Correcting the Sex Disparity in MELD-na

Nicholas L. Wood; Douglas VanDerwerken; Dorry L. Segev; Sommer E. Gentry

Disclosures

American Journal of Transplantation. 2021;21(10):3296-3304. 

In This Article

Methods

Data Source

This study used data from the Scientific Registry of Transplant Recipients (SRTR). The SRTR data system includes data on all donor, wait-listed candidates, and transplant recipients in the United States, submitted by the members of the Organ Procurement and Transplantation Network (OPTN). The Health Resources and Services Administration (HRSA), U.S. Department of Health and Human Services provides oversight of the activities of the OPTN and SRTR contractors. This dataset has previously been described elsewhere.[21]

Study Population

For the transplant-censored survival analysis, we studied all adult liver transplant candidates on the waitlist from January 1, 2003 to January 1, 2019. We excluded candidates who received an exception score or status 1A. For each candidate, status updates missing values required for the calculation of MELD-Na or any of the MELD-Na corrections were imputed with the values from the candidate's previous status update if available, otherwise they were removed. For the simulated allocation modeling, we used the SRTR's LSAM, using data on all liver transplant candidates and recovered deceased donor livers from July 1, 2011 to June 30, 2016.

Survival Analysis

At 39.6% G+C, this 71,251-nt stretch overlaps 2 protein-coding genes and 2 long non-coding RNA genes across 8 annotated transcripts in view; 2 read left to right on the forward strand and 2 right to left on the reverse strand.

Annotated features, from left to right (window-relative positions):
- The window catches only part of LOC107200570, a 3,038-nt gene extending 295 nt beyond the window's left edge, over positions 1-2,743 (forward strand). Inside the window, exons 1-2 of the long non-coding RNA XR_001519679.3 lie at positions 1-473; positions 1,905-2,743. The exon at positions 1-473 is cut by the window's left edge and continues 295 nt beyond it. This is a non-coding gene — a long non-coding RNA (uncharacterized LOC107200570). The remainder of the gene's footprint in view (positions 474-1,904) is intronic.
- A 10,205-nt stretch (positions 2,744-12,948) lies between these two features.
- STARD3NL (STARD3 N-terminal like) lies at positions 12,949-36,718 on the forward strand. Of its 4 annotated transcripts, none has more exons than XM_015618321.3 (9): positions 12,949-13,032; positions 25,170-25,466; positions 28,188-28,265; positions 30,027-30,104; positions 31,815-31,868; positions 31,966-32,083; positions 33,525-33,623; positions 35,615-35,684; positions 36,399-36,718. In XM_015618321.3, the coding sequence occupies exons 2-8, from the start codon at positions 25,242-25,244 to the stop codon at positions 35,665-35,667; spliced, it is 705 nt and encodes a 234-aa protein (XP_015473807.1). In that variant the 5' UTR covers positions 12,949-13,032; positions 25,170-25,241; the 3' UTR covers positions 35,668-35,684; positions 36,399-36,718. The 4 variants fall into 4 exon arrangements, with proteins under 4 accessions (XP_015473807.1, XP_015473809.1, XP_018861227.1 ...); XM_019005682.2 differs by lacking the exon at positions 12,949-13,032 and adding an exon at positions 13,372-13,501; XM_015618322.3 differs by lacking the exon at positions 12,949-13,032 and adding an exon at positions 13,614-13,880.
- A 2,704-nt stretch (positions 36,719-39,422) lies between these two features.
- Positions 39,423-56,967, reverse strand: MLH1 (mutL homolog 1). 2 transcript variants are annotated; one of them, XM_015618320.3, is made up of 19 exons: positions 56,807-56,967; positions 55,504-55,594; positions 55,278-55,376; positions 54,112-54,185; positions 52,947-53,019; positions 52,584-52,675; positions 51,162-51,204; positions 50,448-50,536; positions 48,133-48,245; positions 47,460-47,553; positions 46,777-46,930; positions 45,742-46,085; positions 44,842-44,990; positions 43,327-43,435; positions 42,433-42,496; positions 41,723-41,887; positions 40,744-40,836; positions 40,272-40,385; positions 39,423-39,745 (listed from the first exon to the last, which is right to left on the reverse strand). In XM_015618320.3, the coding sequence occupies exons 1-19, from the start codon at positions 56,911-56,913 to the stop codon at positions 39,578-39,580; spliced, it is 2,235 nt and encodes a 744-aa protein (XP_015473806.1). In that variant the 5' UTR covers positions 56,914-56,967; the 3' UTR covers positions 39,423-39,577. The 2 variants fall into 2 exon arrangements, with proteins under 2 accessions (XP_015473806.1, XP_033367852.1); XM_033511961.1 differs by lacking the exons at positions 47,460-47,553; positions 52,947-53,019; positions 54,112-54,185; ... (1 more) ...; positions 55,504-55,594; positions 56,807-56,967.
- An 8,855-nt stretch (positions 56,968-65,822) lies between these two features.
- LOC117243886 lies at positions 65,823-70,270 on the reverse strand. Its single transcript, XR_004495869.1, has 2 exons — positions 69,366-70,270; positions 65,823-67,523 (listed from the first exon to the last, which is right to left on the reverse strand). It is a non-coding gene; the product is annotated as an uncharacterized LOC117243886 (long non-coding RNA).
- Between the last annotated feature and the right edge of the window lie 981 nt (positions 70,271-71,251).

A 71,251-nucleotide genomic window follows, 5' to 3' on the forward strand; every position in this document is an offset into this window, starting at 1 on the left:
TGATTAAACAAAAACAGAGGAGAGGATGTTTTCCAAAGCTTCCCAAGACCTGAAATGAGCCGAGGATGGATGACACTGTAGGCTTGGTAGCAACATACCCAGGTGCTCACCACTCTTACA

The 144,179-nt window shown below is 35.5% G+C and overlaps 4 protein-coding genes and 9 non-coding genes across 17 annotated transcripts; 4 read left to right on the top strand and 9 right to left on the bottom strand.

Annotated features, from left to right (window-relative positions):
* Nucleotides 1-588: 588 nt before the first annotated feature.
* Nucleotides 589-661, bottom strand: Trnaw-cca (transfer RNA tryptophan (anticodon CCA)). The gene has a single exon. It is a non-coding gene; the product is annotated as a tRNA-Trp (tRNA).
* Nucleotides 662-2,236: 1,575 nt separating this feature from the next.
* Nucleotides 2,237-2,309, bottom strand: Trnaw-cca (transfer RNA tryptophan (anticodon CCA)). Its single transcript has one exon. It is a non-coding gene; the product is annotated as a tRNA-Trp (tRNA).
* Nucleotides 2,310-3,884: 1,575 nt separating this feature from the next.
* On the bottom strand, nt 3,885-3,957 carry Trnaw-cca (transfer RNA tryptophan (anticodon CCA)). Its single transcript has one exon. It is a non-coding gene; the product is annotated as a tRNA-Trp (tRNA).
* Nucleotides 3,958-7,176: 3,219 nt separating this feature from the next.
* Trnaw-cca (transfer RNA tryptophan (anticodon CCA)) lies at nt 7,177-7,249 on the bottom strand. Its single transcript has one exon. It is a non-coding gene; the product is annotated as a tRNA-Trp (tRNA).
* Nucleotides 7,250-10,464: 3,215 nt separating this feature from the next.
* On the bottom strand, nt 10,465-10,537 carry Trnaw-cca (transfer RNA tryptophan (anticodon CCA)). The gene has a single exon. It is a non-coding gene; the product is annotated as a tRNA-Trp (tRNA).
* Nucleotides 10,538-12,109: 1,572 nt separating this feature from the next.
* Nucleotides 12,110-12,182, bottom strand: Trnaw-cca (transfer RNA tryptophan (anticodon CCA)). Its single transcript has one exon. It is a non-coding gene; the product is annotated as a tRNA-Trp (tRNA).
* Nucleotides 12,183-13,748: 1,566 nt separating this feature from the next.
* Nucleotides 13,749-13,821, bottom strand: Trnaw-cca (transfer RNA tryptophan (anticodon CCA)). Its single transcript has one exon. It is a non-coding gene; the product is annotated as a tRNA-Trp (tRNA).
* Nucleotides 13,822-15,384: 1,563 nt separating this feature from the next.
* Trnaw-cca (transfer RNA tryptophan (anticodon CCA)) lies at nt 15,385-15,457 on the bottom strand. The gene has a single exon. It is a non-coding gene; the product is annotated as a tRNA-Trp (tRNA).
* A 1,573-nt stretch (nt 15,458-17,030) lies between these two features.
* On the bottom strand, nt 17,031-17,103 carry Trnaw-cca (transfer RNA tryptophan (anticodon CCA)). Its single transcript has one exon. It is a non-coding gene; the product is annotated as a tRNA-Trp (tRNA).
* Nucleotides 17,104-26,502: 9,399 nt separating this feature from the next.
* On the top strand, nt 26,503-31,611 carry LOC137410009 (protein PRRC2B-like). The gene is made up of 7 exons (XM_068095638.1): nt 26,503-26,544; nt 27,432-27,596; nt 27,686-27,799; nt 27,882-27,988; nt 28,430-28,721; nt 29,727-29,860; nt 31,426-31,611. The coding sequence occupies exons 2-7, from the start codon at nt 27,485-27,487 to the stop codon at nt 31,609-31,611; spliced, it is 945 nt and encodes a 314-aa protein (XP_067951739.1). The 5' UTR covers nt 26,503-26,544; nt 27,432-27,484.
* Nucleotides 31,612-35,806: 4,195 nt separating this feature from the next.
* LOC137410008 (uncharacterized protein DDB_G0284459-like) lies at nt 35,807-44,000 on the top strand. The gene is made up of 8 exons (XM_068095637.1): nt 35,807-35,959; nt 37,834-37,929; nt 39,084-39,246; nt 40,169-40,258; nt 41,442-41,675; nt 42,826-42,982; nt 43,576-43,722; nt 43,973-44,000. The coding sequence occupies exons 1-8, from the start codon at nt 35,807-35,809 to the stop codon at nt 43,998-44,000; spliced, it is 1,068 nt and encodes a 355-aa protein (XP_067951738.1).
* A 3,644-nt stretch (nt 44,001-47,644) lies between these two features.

Kaplan-Meier analysis gives a nonparametric estimate of the probability of survival up to any given time, given a dataset of independent censored survival times. We recently described a framework for performing Kaplan-Meier survival analysis which utilizes MELD-Na throughout a candidate's history on the waitlist as opposed to MELD-Na at listing alone.[22] We computed bias-corrected[23] Kaplan-Meier estimates of the 90-day without-transplant survival by MELD-Na. Because transplants tend to go to candidates at high MELD-Na, censoring by transplant introduces bias in survival estimation. We corrected for this using inverse probability censoring weights, like what was described in Robbins and Finkelstein[23] (see the Appendix for more details).

For each MELD-Na score, we found all candidates who ever had that score during our study period. If a candidate had multiple updates at the same MELD-Na, the first update was selected, such that the model estimates the probability of surviving 90 days without a transplant since first arriving at a certain MELD-Na. The time from that update to an event—either death or censoring—was recorded. Candidates with removal code 8 ("Died"), 5 ("Medically unsuitable"), or 13 ("Candidate condition deteriorated, too sick for transplant") were counted as death, unless the cause of death was suicide, which we treated as censoring. All other candidates were censored, either by transplant, by the conclusion of the study period, or by waitlist removal for any other reason.

MELD-Na Corrections